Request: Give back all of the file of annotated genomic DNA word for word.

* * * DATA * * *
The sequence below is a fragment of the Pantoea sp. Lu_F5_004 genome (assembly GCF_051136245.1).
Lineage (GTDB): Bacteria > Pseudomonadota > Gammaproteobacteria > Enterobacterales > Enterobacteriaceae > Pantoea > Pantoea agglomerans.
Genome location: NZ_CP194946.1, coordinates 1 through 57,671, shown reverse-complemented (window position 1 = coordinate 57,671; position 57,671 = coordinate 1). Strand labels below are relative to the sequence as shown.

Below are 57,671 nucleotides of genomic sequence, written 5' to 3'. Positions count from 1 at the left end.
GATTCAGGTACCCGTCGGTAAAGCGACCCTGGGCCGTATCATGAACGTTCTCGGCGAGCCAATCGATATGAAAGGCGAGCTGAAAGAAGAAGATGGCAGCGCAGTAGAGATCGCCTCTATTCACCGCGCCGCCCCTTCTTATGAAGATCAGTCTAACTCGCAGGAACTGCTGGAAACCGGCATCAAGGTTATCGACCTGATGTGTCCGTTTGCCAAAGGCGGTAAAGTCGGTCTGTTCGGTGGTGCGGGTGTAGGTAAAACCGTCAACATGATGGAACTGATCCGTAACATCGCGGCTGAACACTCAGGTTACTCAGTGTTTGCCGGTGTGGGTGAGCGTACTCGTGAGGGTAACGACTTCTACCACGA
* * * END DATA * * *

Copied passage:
The sequence below is a fragment of the Pantoea sp. Lu_F5_004 genome (assembly GCF_051136245.1).
Lineage (GTDB): Bacteria > Pseudomonadota > Gammaproteobacteria > Enterobacterales > Enterobacteriaceae > Pantoea > Pantoea agglomerans.
Genome location: NZ_CP194946.1, coordinates 1 through 57,671, shown reverse-complemented (window position 1 = coordinate 57,671; position 57,671 = coordinate 1). Strand labels below are relative to the sequence as shown.

Below are 57,671 nucleotides of genomic sequence, written 5' to 3'. Positions count from 1 at the left end.
GATTCAGGTACCCGTCGGTAAAGCGACCCTGGGCCGTATCATGAACGTTCTCGGCGAGCCAATCGATATGAAAGGCGAGCTGAAAGAAGAAGATGGCAGCGCAGTAGAGATCGCCTCTATTCACCGCGCCGCCCCTTCTTATGAAGATCAGTCTAACTCGCAGGAACTGCTGGAAACCGGCATCAAGGTTATCGACCTGATGTGTCCGTTTGCCAAAGGCGGTAAAGTCGGTCTGTTCGGTGGTGCGGGTGTAGGTAAAACCGTCAACATGATGGAACTGATCCGTAACATCGCGGCTGAACACTCAGGTTACTCAGTGTTTGCCGGTGTGGGTGAGCGTACTCGTGAGGGTAACGACTTCTACCACGA